ELO, Lyrics:
I'm alive.

I'm alive - and the world shines for me today
I'm alive - suddenly I am here today
Seems like forever (and a day), thought I could never (feel this way)
Is this really me? I'm alive, I'm alive

I'm alive - and the dawn breaks across the sky
I'm alive - and the sun rises up so high
Lost in another world (far away), never another word (till today)
But what can I say? I'm alive, I'm alive, I'm alive

(Instrumental break)

Suddenly came the dawn (from the night), suddenly I was born (into light)
How can it be real? I'm alive, I'm alive, I'm alive

I'm alive - and the world shines for me today
I'm alive - suddenly I am here today
Seems like forever (and a day), thought I could never (feel this way)
Is this really me? I'm alive, I'm alive, I'm alive

(Instrumental break)

I'm alive, I'm alive, I'm alive, I'm alive

Jeff Lynne

From the 1980 LP, Xanadu.

Facts:
In the song "I'm Alive" from Xanadu, the Morse code section heard on the fade-out is perhaps more interesting. It does not change frequency, and appears to actually spell out "XANADU" (not "ELO" as often reported). It's rather cleverly hidden. The stacatto notes spell out "ANADU" (no "X"); this pattern is (dot-dash (A), dash-dot (N), dot-dash (A), dash-dot-dot (D), dot-dot-dash (U)). Upon closer examination, the "N" sounds more like an "A" and the "dot-dot" in the "D" is rather subtle, however it is believed that any variation is simply because the person playing the code (Jeff or Richard) didn't quite have the pattern down perfectly. The "X" is layed over all this in a different keyboard. "X" in Morse code is dash-dot-dot-dash. It is played in a longer keyboard with descending notes.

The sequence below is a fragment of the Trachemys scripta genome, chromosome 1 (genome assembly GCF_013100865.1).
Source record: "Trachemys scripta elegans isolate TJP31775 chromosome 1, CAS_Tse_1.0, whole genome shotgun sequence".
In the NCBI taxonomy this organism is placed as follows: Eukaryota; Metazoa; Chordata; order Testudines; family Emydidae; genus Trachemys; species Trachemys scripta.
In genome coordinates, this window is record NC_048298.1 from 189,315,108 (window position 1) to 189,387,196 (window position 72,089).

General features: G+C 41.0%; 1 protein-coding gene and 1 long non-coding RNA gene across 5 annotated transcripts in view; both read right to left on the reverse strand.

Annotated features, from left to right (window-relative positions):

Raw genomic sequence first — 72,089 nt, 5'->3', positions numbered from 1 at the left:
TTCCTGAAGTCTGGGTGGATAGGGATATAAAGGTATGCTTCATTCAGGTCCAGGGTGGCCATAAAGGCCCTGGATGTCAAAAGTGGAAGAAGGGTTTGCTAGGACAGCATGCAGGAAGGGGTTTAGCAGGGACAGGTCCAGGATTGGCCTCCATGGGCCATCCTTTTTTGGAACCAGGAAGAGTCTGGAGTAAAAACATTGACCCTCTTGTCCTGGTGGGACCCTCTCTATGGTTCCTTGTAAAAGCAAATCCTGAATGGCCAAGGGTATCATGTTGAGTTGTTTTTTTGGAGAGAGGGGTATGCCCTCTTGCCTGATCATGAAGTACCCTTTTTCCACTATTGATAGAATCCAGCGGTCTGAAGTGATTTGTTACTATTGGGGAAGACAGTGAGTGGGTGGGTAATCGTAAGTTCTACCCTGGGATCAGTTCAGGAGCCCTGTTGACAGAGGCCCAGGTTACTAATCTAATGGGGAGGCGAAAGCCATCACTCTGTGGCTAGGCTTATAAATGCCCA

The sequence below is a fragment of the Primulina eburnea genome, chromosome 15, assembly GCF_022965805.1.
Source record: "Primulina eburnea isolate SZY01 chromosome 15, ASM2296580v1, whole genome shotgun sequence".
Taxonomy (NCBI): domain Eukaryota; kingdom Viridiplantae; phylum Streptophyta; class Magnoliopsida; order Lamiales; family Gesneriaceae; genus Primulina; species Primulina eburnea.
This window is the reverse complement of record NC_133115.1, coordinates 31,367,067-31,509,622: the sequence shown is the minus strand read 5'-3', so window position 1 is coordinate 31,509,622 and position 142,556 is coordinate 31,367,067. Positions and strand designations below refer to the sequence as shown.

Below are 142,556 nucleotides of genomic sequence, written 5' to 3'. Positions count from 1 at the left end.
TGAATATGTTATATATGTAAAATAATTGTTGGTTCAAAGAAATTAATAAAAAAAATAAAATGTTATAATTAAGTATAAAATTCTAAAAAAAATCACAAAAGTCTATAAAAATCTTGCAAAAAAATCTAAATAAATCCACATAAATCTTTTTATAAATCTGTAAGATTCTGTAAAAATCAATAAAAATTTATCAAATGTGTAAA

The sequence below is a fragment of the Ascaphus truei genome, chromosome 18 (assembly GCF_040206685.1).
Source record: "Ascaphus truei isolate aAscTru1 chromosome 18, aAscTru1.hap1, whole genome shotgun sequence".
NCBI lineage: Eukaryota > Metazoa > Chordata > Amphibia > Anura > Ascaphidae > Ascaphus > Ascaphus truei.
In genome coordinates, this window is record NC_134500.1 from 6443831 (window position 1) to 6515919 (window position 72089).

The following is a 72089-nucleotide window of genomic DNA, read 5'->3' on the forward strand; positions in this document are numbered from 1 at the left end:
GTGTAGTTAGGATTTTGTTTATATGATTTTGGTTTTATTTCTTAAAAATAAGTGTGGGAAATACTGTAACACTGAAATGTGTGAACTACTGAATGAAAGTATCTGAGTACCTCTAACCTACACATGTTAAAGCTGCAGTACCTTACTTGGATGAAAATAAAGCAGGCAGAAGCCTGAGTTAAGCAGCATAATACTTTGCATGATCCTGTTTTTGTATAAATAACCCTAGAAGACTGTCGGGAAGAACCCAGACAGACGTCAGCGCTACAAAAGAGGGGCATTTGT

This sample is the section heard in the final keyboard bridge. The first part is the "X" (dash-dot-dot-dash) played on the prominently heard keyboard. The second part is the "ANADU" pattern played very quickly (dot-dash (A), dash-dot (N), dot-dash (A), dash-dot-dot (D), dot-dot-dash (U)), followed by this same section slowed down and each letter separated so they can be easily heard.
There is another hidden Morse code spelling out "XANADU" on the final keyboard bridge, just before the song's end. Similar to the fade-out, one keyboard plays the "X" at a slower speed while another keyboard underneath this plays the faster ÔÇťANADU" part.